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A LITTLE SLOW FOR ME..................

  • Sep 16, 2010
Rating:
+1
Set on the island of Jamaica in the 1800s, Levy tells the tale of Miss July, a house slave born from the rape of her mother, who worked in the fields, and the plantation's overseer. When July as a young child catches the eye of the mistress of the manner, she is taken from her mother to work in the house--as a personal slave to the plantation's mistress. Narrated by an July herself, the story is a harrowing portrayal of life upon the Jamaican plantation of Amity, and the slaves therein. Character development was suprisingly surface, at best, and readers will find that none are very likeable--including July herself. Penned by July at the request of her son, the movement between the present day and the past I found interesting; but the interjection of the interaction between July and her son I found uninteresting and somewhat disruptive to the flow of the story.

An interesting story with an ending that hints of a sequel.



DYB

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About the reviewer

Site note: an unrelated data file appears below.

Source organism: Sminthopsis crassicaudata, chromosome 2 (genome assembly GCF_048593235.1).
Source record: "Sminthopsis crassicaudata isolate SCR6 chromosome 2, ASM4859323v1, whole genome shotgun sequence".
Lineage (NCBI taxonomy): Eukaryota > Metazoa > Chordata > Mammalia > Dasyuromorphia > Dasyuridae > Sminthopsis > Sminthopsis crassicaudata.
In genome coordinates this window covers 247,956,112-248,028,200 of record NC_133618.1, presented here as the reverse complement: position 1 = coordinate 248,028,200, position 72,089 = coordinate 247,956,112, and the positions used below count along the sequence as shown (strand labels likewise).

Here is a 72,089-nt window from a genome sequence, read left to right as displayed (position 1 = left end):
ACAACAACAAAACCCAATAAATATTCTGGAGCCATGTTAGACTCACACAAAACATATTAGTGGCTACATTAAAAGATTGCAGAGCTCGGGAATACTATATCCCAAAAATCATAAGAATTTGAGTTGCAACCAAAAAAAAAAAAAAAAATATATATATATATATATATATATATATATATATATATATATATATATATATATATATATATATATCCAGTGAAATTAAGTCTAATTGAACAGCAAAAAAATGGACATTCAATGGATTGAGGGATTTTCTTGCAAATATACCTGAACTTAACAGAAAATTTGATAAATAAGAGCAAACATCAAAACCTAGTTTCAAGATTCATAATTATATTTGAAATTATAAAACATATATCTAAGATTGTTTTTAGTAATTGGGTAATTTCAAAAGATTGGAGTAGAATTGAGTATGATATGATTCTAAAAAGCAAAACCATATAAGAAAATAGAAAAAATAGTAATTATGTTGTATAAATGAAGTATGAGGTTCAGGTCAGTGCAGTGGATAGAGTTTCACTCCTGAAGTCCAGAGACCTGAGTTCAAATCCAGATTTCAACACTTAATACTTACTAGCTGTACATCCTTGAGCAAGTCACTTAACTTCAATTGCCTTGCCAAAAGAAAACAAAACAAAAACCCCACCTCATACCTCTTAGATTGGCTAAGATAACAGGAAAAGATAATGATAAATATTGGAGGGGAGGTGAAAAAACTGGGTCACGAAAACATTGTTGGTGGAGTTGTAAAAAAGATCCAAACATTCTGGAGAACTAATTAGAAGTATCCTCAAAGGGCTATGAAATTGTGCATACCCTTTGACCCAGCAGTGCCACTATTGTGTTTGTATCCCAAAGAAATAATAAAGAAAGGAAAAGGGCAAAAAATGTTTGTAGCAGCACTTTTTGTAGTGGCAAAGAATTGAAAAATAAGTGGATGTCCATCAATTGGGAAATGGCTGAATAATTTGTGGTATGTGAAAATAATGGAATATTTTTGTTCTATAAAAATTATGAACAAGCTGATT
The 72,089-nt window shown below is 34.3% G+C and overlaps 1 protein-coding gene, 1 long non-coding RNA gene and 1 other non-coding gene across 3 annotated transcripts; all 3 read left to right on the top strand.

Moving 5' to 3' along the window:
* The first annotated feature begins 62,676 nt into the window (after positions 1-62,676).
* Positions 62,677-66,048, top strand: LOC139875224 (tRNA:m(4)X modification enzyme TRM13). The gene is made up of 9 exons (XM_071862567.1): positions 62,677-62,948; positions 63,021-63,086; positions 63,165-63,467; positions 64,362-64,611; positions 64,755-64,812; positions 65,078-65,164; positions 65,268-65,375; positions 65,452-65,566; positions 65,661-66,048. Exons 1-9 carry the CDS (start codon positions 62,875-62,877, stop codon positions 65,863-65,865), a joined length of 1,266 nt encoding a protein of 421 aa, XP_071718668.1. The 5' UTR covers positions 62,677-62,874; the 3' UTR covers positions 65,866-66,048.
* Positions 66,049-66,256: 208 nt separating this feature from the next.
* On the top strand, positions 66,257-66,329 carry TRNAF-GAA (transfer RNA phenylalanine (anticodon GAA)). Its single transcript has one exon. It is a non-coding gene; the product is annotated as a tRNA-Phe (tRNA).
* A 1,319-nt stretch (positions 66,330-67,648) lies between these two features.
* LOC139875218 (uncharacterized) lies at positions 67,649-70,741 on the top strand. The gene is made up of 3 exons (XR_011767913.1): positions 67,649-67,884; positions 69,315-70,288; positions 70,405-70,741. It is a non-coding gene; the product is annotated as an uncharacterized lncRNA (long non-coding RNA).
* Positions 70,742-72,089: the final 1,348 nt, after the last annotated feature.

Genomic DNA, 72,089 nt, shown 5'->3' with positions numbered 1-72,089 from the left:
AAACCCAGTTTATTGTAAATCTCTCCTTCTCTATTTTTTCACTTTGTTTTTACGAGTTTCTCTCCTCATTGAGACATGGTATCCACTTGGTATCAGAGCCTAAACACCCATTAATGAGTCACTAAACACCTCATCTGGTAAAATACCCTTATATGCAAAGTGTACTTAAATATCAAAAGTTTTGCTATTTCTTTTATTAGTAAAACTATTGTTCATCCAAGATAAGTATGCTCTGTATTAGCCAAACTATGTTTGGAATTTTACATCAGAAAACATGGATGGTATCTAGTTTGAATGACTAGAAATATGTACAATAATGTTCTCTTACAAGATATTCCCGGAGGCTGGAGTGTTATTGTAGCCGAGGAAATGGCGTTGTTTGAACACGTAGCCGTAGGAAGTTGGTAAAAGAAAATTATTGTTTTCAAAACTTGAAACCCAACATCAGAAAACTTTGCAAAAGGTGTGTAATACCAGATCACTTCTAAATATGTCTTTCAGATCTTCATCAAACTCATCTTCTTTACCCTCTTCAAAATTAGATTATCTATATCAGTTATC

Dana Y Bowles ()
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Member Since: Sep 28, 2010
Last Login: Oct 16, 2010 02:42 PM UTC
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Wiki

A distinctive narrative voice and a beguiling plot distinguish Levy's fifth novel (after Orange Prize–winningSmall Island). A British writer of Jamaican descent, Levy draws upon history to recall the island's slave rebellion of 1832. The unreliable narrator pretends to be telling the story of a woman called July, born as the result of a rape of a field slave, but it soon becomes obvious that the narrator is July herself. Taken as a house slave when she's eight years old, July is later seduced by the pretentiously moralistic English overseer after he marries the plantation's mistress; his clergyman father has assured him that a married man might do as he pleases. Related in July's lilting patois, the narrative encompasses scenes of shocking brutality and mass carnage, but also humor, sometimes verging on farce. Levy's satiric eye registers the venomous racism of the white characters and is equally candid in relating the degrees of social snobbery around skin color among the blacks themselves, July included. Slavery destroys the humanity of everyone is Levy's subtext, while the cliffhanger ending suggests (one hopes) a sequel.(May)
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Details

ISBN-10: 0374192170
ISBN-13: 978-0374192174
Author: Andrea Levy
Genre: Fiction
Publisher: Farrar, Straus and Giroux
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